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Archives: KHI News Service

On January 1, 2017, the KHI News Service became part of KCUR public radio’s new initiative, the Kansas News Service. The Kansas News Service will continue to cover health policy news and broaden its scope to include education and politics. All stories produced by the former KHI News Service are archived here. Stories and photos may be republished at no cost with proper attribution and a link back to KHI.org.

Kansans’ marketplace choices finalized for 2017 coverage

By Andy Marso | September 29, 2016

Open enrollment for 2017 health plans at the online insurance marketplace, healthcare.gov, starts November 1.

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Kansans will get to choose between two insurance companies when open enrollment begins Nov. 1 for 2017 coverage through the Affordable Care Act’s online marketplace.

But for Kansans outside the Kansas City metropolitan area, one company will offer only HMO plans that restrict coverage to in-network providers.

The Kansas Insurance Department published an overview of the marketplace choices this week.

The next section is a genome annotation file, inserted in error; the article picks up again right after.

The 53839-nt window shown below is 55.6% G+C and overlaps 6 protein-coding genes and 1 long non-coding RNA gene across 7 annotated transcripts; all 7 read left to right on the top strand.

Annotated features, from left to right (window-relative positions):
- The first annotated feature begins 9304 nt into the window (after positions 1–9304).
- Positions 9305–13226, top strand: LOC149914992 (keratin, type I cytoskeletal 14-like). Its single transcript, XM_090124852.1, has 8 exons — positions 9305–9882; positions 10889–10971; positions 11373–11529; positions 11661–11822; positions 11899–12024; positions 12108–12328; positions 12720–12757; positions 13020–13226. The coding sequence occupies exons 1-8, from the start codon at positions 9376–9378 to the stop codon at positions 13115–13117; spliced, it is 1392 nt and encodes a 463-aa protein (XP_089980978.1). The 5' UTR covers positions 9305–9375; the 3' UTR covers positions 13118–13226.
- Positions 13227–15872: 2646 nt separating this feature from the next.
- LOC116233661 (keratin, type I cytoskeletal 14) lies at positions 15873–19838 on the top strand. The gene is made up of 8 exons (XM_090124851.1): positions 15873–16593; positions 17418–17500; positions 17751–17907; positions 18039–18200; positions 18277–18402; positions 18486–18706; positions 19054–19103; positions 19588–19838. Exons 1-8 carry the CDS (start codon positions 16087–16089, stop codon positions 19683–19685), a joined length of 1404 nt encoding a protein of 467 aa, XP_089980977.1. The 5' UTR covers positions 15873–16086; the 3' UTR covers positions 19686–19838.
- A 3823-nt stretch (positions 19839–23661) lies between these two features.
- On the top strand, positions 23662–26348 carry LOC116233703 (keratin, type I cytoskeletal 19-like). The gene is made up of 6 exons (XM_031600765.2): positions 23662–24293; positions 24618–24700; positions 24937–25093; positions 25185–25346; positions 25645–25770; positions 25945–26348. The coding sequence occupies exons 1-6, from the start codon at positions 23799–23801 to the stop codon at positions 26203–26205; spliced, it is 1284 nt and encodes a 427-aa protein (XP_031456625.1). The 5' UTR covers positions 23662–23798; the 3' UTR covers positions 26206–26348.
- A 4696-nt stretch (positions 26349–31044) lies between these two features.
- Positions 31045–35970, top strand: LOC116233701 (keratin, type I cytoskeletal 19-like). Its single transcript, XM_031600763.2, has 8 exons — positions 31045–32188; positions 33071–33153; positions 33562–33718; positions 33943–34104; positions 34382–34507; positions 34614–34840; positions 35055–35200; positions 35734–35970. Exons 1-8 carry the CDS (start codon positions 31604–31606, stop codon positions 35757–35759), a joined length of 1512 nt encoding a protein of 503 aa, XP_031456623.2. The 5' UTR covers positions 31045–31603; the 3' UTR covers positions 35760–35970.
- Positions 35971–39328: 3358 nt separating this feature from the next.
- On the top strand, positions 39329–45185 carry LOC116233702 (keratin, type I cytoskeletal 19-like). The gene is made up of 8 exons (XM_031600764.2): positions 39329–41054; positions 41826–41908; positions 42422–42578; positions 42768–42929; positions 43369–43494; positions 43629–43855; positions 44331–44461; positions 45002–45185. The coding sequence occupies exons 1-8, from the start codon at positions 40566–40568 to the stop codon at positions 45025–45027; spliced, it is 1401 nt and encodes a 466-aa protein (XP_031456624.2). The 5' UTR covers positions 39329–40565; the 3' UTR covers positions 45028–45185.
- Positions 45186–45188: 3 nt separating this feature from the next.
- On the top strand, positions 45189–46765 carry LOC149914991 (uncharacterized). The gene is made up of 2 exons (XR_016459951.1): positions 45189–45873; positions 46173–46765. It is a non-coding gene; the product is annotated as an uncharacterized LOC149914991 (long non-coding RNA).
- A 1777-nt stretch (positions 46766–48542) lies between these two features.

A new insurer, Minnesota-based Medica, has entered the Kansas market and will sell seven traditional health insurance plans — with varying premiums and levels of coverage — in all counties.

Another Minnesota-based company, UnitedHealthcare, pulled out of the market after one year.

Blue Cross and Blue Shield of Kansas City remains in the market and will sell 11 plans in Johnson County and Wyandotte County. It will offer traditional coverage as well as “exclusive provider organization,” or EPO, plans that are like HMO plans in that they can restrict coverage to in-network care and require a “gatekeeper” to approve coverage prior to care.

The Legislature and Gov. Sam Brownback approved the sale of EPO plans this year.

Blue Cross and Blue Shield Kansas Solutions will remain in the ACA marketplace and sell plans in the state’s other 103 counties, but all five of its offerings will be HMO plans.

Kansans who purchase plans through the online ACA marketplace, healthcare.gov, may be eligible for federal subsidies to decrease premiums based on their incomes.

Most Kansans get health insurance through their employer, a family member or government programs like Medicare and Medicaid.

According to the insurance department, only 6 percent of the state’s residents were covered in 2016 by individual health insurance plans like the ones offered on the marketplace.